Active Ingredients: Vitality, a call to arms for art and politics; Manipulation of TV images
Side Effects: Fictional elements; Historical explanations and didacticism
Far from Vietnam, a shape-shifting collaborative effort by a group of key New Wave filmmakers, creates a collage of strong reactions just as it creates a collage of images and cinematic forms. It’s riveting, moving, compelling and frustrating, just as it’s documentary, agit-prop, fiction and avant-garde. Far from Vietnam is many things—perhaps too many—but above all it’s vital filmmaking of a kind rarely seen today, art with a bone to pick both formally and politically.
As a reaction to the escalation of American involvement oversees and an expression of solidarity with North Vietnamese and revolutionaries everywhere, essay filmmaker Chris Marker (La Jetée) organized a group of artists and technicians to respond any way they could. The American fashion photographer William Klein captures raw and immediate footage of pro- and anti-war demonstrators in New York; the Dutch documentarian Joris Ivens provides scenes of Vietnamese life to give a face to the war’s victims. Contributions from the remaining French New Wave directors range from a fictional satire on European intellectuals (Alain Resnais), to a “flash back” of Vietnam’s colonial history (Agnès Varda), to a portrait of a war photographer sympathetic to the Vietcong (Claude Lelouch).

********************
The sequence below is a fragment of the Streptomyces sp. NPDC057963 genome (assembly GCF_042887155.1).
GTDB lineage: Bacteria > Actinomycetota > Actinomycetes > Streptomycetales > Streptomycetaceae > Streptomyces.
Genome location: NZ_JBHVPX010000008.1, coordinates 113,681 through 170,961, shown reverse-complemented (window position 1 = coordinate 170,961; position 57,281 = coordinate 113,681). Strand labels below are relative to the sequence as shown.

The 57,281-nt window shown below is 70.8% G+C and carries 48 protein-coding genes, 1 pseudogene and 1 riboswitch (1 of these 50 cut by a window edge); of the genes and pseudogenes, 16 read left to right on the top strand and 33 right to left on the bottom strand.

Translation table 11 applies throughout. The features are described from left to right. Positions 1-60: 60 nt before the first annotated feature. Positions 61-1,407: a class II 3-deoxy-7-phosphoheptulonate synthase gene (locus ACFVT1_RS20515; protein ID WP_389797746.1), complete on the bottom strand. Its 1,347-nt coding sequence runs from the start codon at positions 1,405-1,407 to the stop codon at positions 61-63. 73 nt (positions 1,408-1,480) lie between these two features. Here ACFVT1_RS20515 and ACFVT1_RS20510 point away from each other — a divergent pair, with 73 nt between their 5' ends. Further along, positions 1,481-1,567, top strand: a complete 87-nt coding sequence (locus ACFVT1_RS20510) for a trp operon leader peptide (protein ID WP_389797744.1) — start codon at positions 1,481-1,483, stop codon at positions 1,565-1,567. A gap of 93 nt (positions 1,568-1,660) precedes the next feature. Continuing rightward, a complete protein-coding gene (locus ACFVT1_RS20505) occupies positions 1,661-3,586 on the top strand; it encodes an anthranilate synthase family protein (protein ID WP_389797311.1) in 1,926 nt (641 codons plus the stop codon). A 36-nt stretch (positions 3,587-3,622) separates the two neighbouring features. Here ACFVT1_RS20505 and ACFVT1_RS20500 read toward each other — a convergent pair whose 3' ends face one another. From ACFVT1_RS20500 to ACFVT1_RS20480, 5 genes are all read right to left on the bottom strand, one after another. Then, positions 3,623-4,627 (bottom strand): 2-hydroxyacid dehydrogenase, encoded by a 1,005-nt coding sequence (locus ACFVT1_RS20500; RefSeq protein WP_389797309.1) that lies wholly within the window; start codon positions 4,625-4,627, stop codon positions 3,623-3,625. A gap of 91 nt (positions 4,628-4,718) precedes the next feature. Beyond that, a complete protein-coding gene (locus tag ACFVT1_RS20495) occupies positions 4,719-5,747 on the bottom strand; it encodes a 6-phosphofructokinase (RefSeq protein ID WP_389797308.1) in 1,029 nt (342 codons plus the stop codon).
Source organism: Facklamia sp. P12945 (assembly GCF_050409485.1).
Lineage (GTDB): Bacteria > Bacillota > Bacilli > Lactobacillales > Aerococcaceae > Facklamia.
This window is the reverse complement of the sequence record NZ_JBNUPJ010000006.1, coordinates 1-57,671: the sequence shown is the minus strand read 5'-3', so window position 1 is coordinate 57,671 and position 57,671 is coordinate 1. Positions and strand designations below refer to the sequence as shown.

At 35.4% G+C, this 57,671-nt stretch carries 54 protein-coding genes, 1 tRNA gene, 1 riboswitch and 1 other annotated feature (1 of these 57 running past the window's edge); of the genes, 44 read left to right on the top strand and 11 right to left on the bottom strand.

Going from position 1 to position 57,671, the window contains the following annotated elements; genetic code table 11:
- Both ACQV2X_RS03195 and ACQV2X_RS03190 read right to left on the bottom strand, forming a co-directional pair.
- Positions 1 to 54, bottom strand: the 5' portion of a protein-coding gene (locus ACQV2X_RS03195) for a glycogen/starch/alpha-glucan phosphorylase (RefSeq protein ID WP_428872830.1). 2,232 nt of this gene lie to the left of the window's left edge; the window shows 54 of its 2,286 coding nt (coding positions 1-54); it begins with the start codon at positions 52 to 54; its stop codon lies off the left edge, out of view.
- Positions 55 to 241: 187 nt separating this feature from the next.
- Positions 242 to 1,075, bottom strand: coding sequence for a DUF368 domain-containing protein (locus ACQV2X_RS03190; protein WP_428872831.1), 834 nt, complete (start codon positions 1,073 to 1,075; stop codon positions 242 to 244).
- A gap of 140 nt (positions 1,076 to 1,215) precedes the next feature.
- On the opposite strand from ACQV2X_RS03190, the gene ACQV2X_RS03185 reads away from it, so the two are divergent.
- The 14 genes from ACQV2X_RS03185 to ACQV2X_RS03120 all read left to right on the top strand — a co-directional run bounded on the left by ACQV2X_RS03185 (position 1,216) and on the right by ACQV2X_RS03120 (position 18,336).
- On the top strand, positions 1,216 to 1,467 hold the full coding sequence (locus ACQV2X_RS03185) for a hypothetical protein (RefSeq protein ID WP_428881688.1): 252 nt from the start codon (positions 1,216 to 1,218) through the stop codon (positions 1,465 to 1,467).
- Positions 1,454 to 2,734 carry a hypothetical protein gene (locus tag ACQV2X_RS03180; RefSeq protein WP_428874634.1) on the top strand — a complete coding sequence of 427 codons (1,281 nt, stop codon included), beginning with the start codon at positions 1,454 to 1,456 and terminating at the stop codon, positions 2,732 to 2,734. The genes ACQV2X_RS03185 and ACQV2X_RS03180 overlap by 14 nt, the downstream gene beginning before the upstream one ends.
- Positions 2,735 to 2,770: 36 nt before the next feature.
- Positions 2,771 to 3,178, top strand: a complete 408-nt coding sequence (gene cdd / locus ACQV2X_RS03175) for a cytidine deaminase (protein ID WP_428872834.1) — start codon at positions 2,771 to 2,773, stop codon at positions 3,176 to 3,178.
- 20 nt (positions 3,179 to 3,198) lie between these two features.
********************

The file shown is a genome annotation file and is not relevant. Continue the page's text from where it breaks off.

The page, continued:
Like all omnibus films, Far from Vietnam feels scattered and schizophrenic, with certain segments creating more impact than others. Unlike other omnibus films, however, Far from Vietnam benefits from a unifying editorial vision from Chris Marker. That’s not to say he smooths over the vast gaps between the styles of each contribution, far from it. Instead, Marker uses montage to allow more incongruities to emerge, and with them an understanding of the Vietnam War as a multifaceted sociopolitical event with global significance. Cutting from the deafening roar of rockets blasting from a US warship to the labor of Vietnamese peasants, for example, carries with it an ideological statement: just as these images are contradictory, so too are the actions of colonialists and the people.
Of course, the radical politics and ideology that Far from Vietnam wears on its sleeves will validate some viewers and enrage others, but this engagement is precisely the goal of the project. Jean-Luc Godard’s typically talky and philosophical segment articulates the ethos of the film, and indeed of New Wave filmmaking in general. Godard was denied permission to film in Vietnam, forcing him to reflect on what a bohemian, first-world artist could possibly do to help. His answer: to make films, to do anything possible to digest and respond to what is happening in the world.
If Far from Vietnam is vehemently opposed to anything, then, it’s apathy, both towards American action in Vietnam and towards the uncritical consumption of visual images. For the New Wave, of course, this political and the aesthetic apathy is one and the same, two facets to a process of colonization. Whether you agree with this thesis or not, Far from Vietnam is invigorating cinema. As the film ends with an explosive sequence documenting the passion of New Yorkers on both sides of the issue, it implores us to leave the theater and open our eyes, no matter what reality we see around us.